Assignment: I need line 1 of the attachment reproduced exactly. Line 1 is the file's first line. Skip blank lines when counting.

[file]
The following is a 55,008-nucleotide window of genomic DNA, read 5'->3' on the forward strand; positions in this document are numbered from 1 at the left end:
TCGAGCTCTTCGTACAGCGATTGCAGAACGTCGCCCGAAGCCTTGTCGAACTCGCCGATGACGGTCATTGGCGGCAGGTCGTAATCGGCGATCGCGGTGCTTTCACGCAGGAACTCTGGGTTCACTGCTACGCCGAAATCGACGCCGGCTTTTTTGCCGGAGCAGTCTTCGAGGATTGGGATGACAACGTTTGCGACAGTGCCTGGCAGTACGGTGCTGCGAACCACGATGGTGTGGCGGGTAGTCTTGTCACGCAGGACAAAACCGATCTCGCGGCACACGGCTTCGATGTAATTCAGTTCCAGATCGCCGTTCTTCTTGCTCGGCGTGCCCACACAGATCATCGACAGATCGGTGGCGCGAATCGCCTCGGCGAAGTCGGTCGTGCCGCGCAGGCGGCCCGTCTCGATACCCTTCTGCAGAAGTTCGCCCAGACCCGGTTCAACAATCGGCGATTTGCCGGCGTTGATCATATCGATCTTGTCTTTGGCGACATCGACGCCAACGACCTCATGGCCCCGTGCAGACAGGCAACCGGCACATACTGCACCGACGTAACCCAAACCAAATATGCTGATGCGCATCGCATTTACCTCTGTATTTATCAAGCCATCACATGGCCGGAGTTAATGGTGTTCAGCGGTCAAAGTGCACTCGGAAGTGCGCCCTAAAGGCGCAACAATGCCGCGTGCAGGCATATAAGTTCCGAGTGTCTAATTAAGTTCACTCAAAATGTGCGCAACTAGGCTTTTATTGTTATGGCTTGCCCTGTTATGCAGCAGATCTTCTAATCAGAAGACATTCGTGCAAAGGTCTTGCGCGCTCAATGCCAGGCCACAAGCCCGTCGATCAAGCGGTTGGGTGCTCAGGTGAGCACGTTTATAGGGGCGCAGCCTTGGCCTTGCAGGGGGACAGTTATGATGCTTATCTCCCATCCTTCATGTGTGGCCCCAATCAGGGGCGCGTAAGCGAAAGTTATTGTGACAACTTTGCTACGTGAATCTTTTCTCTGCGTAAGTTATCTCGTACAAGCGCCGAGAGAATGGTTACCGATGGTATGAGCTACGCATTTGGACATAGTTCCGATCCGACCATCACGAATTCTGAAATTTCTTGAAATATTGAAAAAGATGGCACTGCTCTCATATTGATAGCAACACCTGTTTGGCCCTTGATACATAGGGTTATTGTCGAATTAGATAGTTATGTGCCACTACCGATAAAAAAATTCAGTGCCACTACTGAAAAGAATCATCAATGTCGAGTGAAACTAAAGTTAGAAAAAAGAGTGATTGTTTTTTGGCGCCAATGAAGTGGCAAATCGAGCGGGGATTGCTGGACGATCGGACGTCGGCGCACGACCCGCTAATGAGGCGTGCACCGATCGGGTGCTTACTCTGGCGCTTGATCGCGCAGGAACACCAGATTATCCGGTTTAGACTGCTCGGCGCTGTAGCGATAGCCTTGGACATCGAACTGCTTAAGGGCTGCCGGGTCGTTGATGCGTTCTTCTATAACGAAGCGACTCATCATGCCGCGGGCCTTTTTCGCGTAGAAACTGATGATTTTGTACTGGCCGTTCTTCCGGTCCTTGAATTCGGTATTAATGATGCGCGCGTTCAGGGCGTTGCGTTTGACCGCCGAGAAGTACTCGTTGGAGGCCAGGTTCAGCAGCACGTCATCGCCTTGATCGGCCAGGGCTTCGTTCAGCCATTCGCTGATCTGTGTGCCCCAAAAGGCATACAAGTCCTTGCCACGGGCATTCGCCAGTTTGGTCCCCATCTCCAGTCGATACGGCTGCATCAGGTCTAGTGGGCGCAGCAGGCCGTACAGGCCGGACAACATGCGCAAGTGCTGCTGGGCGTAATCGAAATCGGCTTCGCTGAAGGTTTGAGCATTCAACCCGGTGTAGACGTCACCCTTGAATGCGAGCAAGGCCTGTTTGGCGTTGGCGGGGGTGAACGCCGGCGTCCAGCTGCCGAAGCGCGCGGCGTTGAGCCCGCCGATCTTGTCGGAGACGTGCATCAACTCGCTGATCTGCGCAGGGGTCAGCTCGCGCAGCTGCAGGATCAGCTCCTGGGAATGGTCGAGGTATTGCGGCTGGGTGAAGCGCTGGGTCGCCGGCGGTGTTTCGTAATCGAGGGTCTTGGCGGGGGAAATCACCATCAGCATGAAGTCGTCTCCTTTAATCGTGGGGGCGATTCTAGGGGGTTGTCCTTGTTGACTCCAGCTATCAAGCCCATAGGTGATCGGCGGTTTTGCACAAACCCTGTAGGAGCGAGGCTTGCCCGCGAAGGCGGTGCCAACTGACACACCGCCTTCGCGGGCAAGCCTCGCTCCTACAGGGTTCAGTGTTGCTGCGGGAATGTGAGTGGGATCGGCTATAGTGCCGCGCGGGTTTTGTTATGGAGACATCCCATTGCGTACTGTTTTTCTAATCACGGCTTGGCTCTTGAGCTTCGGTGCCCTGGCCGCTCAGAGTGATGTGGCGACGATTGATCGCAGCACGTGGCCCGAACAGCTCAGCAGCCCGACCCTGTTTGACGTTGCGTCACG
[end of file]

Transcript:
The following is a 55,008-nucleotide window of genomic DNA, read 5'->3' on the forward strand; positions in this document are numbered from 1 at the left end: